There are few games that conjure the sense of intrigue and mystery as Sonic the Hedgehog’s Mega Drive debut in its alpha and pre-release form. While discoveries of Sonic 2 prototypes have continued to be unearthed over the years — as recently as November 2019 — in the decades since Sonic 1’s release, not a single playable prototype ROM has been found or is known to exist, not even one. As the hunt goes on, MegaBites has discovered valuable insight and pieces of the puzzle that have remained hidden… Until now.
A little context
Bursting onto the scene in mid-1991, Sonic the Hedgehog’s debut on the Mega Drive took the video game industry by storm. Where Alex Kidd and countless mascots before him had failed, in Sonic the Hedgehog, Sega finally found a hero to take on the mighty Mario and Nintendo. With his attitude and blistering speed combined, the blue blur came to define an era. But not all legends are born overnight.
Beginning development in April 1990, the first title in the Sonic the Hedgehog series underwent countless aesthetic and gameplay revisions before its release little over a year later. Since that time, eager Sonic fans have trawled the internet for insight into Sonic the Hedgehog in its pre-release format, taking technology showcases, TV spots and toy shows as vital sources of previously unseen screenshots and video clips of the game in its raw and unfinished form.
The earliest public showing of Sonic the Hedgehog was at the now infamous 1990 Tokyo Toy Show, held between 6th–10th June 1990 at the newly-opened Makuhari Messe convention centre in Mihama, Chiba.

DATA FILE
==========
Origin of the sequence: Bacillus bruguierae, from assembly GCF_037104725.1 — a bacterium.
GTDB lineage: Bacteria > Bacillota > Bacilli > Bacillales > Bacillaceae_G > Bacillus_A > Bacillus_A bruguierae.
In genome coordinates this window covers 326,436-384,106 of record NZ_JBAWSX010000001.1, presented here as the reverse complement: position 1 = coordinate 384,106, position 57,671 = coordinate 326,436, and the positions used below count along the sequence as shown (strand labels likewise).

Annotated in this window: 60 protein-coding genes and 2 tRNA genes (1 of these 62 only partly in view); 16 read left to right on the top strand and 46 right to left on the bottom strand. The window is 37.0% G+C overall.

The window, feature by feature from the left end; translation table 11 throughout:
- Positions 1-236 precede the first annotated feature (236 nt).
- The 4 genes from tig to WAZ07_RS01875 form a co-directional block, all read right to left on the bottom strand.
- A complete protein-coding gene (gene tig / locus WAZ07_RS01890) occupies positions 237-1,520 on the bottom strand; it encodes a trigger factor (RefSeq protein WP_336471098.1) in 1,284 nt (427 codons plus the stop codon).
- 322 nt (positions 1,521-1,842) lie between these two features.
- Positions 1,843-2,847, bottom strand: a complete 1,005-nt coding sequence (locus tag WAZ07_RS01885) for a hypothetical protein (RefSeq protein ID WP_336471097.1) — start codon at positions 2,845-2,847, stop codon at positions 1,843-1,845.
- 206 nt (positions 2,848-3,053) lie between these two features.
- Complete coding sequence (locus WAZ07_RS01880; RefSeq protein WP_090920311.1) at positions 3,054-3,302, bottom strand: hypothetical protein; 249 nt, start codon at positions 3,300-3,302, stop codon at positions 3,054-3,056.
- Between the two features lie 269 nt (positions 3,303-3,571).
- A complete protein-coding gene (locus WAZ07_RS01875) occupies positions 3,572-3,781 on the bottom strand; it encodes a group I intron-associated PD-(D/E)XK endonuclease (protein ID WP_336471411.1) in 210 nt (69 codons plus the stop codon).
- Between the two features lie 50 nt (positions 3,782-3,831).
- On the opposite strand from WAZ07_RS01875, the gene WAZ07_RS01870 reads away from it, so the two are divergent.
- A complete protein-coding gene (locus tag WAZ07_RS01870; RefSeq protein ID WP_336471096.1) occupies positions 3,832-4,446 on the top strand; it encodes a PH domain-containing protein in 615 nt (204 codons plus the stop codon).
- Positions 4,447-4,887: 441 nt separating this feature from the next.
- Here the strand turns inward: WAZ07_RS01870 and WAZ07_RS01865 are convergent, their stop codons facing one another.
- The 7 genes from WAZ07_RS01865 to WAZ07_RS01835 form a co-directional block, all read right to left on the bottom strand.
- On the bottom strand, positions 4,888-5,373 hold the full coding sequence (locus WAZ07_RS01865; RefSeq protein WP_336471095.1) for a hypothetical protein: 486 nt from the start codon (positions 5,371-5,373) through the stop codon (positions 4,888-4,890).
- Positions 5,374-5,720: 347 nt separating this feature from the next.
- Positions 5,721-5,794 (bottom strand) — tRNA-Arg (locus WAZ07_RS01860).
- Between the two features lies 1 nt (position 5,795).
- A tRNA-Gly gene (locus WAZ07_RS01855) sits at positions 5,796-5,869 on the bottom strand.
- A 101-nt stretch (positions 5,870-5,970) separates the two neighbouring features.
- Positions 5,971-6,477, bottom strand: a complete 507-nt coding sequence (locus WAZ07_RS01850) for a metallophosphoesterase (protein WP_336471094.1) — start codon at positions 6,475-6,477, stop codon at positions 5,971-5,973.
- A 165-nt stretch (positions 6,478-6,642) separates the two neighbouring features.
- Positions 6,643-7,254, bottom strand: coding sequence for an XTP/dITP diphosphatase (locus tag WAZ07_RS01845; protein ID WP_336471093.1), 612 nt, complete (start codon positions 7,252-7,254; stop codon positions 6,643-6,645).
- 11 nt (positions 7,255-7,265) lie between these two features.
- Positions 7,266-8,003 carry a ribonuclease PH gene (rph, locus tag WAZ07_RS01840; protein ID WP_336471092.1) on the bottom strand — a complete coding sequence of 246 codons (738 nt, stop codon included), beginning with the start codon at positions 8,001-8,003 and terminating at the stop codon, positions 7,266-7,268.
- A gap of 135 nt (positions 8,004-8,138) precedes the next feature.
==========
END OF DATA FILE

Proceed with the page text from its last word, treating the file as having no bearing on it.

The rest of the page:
It was here that Sega unveiled an early single-level alpha build of Sonic’s Mega Drive debut. At the time, news of the game was shared by Japanese video game magazines including Beep Mega Drive, Mega Drive Fan and US publication Electronic Gaming Monthly. In the years since, the images shared in these articles have been widely distributed on the internet.
The famous screenshots from the event displayed a number of graphical differences that wouldn’t make it into the game’s final build, including alternate badniks, level assets and seven-layer background scrolling.
We’re not claiming to have discovered anything new with the above. These images are widely available with a mere Google search, and many more screens just like these from the event exist. But still, no tangible playable version is known to exist. Sonic lead programmer, Yuji Naka, has confirmed that all known builds of the alpha are lost.
Undeterred, countless Sonic fan sites, such as Sonic Retro, and video game research resources, including The Cutting Room Floor, have spent years gathering and analysing every possible pixel of Sonic’s earliest prototype builds, including the above images.
While information on Sonic’s first showing at the Tokyo Toy Show has been scarce, what has also been hard to come by are visuals of Sega’s presence at the show.
That was until this site conducted a little research…